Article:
Bridges are first and foremost socio-economic lifelines, vital to our economic health
Kansas City, MO (PRWEB) December 15, 2011
Innovation and creativity play an increasingly essential role in modern bridge design and engineering. With more than 1 in 4 bridges in America structurally deficient or functionally obsolete, our nation is facing an investment of billions of dollars to repair its aging bridge infrastructure.
While allocating the funds needed to rebuild or replace deficient bridges is a significant challenge for the nation, discovering new ways to do more for America's bridge infrastructure with fewer resources is the challenge – and an opportunity – for those who design, engineer and build bridges.
"Bridges are first and foremost socio-economic lifelines, vital to our economic health at the local, regional and national scale. Many parts of the U.S. can directly associate growth with the construction of a new bridge," said Ted Zoli, HNTB national technical director for bridges. "It's why we are so incapacitated when we lose a bridge, since the very configuration of our urban environments and regional transportation systems are predicated on this infrastructure. They bring people and goods together, and if they fail, we fail. It's necessary that we see bridges for what they are, a durable investment in our future."
According to a recent America THINKS survey, a majority of Americans believe most U.S. bridges are in poor condition (62 percent) and nearly three-quarters think they are not inspected as often and thoroughly as they should be (73 percent).
"It's true much of the nation’s bridge infrastructure – built in the middle of the last century as public works projects or as state highways expanded and the Interstate Highway System was constructed – is reaching the end of its anticipated life," Zoli said. "However, the vast majority of these structures remain sound, and they undergo regular inspections to maintain safety."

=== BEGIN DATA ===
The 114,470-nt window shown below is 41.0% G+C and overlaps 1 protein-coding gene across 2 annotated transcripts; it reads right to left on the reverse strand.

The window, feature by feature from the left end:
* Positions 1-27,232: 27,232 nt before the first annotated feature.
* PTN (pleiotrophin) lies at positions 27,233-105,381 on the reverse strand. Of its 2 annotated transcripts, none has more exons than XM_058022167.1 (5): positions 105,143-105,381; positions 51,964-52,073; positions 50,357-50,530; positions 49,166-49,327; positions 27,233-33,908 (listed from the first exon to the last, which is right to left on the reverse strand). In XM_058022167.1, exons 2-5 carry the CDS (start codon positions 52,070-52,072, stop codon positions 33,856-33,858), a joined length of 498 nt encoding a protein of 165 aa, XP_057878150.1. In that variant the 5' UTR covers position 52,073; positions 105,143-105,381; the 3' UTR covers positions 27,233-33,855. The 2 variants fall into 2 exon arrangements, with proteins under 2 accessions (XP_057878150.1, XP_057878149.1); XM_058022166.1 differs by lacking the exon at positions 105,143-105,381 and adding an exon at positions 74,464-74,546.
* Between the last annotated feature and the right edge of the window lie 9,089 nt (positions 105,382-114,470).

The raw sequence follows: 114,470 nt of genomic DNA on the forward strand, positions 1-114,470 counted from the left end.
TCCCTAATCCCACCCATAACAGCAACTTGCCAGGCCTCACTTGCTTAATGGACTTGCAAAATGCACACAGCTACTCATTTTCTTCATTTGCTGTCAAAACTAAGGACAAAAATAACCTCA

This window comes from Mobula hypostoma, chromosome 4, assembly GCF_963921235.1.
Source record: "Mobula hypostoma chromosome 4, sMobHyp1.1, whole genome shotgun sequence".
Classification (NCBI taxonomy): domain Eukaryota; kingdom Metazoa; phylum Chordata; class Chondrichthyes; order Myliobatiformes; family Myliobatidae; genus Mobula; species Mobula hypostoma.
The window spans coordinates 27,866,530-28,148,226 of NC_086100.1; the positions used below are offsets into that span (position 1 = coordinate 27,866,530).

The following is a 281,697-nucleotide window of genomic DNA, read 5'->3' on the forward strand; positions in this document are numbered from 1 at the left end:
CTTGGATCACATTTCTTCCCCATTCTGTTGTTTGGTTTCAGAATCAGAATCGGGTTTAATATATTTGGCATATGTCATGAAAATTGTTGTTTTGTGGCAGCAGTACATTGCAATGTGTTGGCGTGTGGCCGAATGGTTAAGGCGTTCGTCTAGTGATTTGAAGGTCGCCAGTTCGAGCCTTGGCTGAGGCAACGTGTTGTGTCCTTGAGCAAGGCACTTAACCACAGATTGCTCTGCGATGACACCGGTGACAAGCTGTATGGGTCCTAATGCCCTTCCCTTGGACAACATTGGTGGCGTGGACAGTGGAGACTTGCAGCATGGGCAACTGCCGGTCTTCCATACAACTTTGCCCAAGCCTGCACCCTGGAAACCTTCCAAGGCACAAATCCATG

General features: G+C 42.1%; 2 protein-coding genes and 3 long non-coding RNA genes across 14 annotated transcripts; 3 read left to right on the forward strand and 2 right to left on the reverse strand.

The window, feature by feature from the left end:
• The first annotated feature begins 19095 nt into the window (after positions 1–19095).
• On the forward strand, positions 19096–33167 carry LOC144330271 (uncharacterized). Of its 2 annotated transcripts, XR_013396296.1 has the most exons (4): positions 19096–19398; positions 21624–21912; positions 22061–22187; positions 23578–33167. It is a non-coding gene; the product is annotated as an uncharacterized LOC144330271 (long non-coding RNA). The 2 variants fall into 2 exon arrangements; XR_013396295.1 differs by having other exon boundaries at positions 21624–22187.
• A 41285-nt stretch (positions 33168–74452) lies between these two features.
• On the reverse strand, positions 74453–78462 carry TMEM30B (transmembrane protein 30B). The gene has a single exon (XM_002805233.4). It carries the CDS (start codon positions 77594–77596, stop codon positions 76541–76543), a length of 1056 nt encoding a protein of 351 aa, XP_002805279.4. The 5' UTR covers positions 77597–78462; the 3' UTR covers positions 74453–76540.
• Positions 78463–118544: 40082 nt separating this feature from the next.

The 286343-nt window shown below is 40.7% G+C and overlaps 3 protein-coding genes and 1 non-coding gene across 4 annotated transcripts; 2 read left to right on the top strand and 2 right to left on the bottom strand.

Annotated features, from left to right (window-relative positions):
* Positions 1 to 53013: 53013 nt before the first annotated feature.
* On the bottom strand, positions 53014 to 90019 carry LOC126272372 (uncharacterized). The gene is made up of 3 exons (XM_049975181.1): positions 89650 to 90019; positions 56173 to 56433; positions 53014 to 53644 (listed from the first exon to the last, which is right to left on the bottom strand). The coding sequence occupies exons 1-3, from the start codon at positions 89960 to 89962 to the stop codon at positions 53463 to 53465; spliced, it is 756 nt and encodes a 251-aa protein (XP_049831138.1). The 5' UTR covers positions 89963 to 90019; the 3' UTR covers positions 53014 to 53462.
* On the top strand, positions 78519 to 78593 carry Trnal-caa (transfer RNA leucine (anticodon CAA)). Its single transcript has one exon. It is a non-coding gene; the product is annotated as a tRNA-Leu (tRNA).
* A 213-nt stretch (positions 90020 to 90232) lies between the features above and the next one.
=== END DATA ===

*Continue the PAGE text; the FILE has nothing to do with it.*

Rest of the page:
While Americans tend to underestimate the average lifespan of a bridge (36 years versus the actual 50 to 75 years), a majority agrees that most bridges are safe (65 percent). Concern, however, runs higher in rural areas, as 50 percent assume the bulk of the nation's bridges are unsafe (versus 33 percent in more populated areas). More rural Americans also worry that most bridges are in poor condition (76 percent versus 60 percent).
Zoli, who was selected as a MacArthur Foundation Fellow in 2009, most recently led the design of a replacement bridge over Lake Champlain, connecting Crown Point, N.Y., and Chimney Point, Vt. He grew up in the area, driving over the original span – which opened in 1929 – hundreds of times. It was demolished two years ago after significant deterioration forced its closure. The new bridge, a modified network tied-arch span, was completed under an accelerated delivery schedule and opened Nov. 7, 2011.
"One of the biggest problems facing the nation's bridges is how to pay for the repair and the replacement of deficient structures, as well as the routine inspection and maintenance of bridges. Traditional state and federal gas tax revenue is in steep decline due to inflation and the increased fuel efficiency of vehicles while departments of transportation are facing severe budget cuts," Zoli said. "We need to leverage new and improved ways of financing infrastructure, as well as to develop new strategies to design and deliver bridges more efficiently."
Many Americans seem to agree. Nearly half (48 percent) said in the future they would prefer to pay for the maintenance of existing bridges and construction of new local bridges through more tolls rather than higher sales taxes (16 percent), higher gas taxes (12 percent) or higher proper taxes (8 percent).
"Whether it's a major highway crossing like the Blennerhassett Island Bridge over the Ohio River or a pedestrian span like the Bob Kerrey Bridge in Omaha, bridges help define our sense of place, enhance our quality of life and contribute to our economic vitality. Preserving, protecting and improving them are investments worth making."
About the survey
HNTB’s America THINKS national bridge survey polled a random nationwide sample of 1,029 Americans Sept. 16-22, 2011. It was conducted by Kelton Research, which used an e-mail invitation and online survey. Quotas were set to ensure reliable and accurate representation of the total U.S. population ages 18 and over. The margin of error is +/- 3.1 percent.
HNTB Corporation is an employee-owned infrastructure firm serving public and private owners and contractors. With nearly a century of service, HNTB understands the life cycle of infrastructure and solves clients' most complex technical, financial and operational challenges. Professionals nationwide deliver a full range of infrastructure-related services, including award-winning planning, design, program delivery and construction management. For more information, visit http://www.hntb.com.
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